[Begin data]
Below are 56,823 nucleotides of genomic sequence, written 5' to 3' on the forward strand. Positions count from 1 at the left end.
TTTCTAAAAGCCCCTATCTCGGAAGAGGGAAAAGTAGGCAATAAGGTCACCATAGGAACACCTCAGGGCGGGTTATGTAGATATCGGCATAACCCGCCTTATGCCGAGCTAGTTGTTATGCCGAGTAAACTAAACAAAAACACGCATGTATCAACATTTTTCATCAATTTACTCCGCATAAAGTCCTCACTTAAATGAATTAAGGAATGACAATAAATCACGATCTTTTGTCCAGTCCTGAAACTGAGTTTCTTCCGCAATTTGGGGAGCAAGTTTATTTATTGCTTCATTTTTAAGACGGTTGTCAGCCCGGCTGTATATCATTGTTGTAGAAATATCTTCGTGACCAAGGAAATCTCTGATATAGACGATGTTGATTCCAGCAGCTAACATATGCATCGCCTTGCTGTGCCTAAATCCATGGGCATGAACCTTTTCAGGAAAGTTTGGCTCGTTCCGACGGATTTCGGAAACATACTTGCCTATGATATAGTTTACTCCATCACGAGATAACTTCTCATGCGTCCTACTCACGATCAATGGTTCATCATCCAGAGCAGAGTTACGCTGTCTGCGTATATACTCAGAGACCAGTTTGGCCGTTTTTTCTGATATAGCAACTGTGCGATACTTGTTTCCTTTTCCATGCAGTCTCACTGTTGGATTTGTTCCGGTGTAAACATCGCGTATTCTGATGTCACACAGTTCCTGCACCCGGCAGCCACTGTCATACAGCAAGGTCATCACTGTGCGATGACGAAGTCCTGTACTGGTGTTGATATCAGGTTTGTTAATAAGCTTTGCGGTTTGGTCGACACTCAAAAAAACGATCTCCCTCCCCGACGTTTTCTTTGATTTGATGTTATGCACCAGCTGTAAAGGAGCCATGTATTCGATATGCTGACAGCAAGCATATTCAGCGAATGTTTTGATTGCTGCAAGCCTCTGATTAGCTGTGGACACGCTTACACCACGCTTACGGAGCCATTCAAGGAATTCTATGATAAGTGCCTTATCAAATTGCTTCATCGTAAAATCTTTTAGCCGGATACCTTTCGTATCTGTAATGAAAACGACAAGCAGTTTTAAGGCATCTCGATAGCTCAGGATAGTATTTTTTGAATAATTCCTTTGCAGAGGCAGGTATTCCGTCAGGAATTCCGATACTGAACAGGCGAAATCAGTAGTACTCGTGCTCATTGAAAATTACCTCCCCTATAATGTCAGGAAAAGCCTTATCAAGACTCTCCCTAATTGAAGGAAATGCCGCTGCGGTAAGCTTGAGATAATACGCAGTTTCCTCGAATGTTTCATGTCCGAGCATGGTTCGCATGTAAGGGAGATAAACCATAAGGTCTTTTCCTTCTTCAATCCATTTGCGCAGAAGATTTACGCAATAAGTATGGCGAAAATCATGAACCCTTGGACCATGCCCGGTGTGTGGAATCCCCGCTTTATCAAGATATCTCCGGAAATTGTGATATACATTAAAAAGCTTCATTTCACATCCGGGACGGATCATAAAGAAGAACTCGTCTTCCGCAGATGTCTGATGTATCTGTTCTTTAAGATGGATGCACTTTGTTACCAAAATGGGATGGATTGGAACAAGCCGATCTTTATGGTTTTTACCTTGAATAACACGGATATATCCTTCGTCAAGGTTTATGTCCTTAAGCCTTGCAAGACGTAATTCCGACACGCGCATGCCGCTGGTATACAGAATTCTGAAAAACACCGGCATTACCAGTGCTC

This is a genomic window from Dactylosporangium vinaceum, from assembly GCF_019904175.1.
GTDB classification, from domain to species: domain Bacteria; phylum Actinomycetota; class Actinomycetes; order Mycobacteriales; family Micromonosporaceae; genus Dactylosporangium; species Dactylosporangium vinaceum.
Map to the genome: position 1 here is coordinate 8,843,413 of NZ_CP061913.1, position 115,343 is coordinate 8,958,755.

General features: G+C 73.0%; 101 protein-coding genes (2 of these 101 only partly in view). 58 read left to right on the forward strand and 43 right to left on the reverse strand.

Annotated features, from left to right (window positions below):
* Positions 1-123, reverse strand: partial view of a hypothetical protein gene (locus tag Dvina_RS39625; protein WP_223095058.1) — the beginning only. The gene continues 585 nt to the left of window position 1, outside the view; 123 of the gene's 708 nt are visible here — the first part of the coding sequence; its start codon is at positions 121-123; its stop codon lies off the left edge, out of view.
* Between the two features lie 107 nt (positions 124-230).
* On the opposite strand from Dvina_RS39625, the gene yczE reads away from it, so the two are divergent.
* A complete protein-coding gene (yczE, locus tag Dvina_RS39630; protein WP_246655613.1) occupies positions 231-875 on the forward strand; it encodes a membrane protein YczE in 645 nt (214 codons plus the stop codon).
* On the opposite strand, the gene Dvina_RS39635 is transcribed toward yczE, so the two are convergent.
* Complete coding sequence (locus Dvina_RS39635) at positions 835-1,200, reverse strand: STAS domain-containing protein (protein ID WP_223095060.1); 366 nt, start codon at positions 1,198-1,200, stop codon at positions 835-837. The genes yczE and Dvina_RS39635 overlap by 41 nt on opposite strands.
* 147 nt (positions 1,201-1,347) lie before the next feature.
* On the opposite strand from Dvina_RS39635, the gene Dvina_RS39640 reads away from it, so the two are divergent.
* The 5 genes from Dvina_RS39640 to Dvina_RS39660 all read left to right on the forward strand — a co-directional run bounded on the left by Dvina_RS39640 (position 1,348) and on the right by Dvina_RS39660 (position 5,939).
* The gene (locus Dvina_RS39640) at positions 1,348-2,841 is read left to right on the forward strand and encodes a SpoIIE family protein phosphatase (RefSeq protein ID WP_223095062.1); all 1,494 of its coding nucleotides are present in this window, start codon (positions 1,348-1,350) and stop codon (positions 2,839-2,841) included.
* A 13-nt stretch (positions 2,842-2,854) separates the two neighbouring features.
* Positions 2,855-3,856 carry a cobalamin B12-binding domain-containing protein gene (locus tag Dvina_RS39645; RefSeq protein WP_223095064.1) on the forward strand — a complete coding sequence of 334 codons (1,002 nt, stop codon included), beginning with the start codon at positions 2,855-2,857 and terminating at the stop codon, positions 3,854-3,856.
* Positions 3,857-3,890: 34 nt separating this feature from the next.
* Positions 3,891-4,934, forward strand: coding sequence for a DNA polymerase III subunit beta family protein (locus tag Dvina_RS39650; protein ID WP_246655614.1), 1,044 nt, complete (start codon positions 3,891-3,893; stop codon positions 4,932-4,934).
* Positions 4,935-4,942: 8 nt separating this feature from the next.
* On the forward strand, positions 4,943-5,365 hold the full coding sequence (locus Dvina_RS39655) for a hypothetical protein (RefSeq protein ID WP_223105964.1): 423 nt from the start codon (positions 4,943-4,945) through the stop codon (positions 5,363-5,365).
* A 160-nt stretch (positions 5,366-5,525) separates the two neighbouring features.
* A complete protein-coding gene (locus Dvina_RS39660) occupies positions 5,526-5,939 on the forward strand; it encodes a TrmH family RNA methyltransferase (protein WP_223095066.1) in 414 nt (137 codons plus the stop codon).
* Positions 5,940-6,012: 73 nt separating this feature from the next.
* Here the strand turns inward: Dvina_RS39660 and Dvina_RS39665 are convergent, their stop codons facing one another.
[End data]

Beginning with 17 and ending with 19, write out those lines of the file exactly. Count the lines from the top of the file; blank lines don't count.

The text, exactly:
* The gene (locus Dvina_RS39640) at positions 1,348-2,841 is read left to right on the forward strand and encodes a SpoIIE family protein phosphatase (RefSeq protein ID WP_223095062.1); all 1,494 of its coding nucleotides are present in this window, start codon (positions 1,348-1,350) and stop codon (positions 2,839-2,841) included.
* A 13-nt stretch (positions 2,842-2,854) separates the two neighbouring features.
* Positions 2,855-3,856 carry a cobalamin B12-binding domain-containing protein gene (locus tag Dvina_RS39645; RefSeq protein WP_223095064.1) on the forward strand — a complete coding sequence of 334 codons (1,002 nt, stop codon included), beginning with the start codon at positions 2,855-2,857 and terminating at the stop codon, positions 3,854-3,856.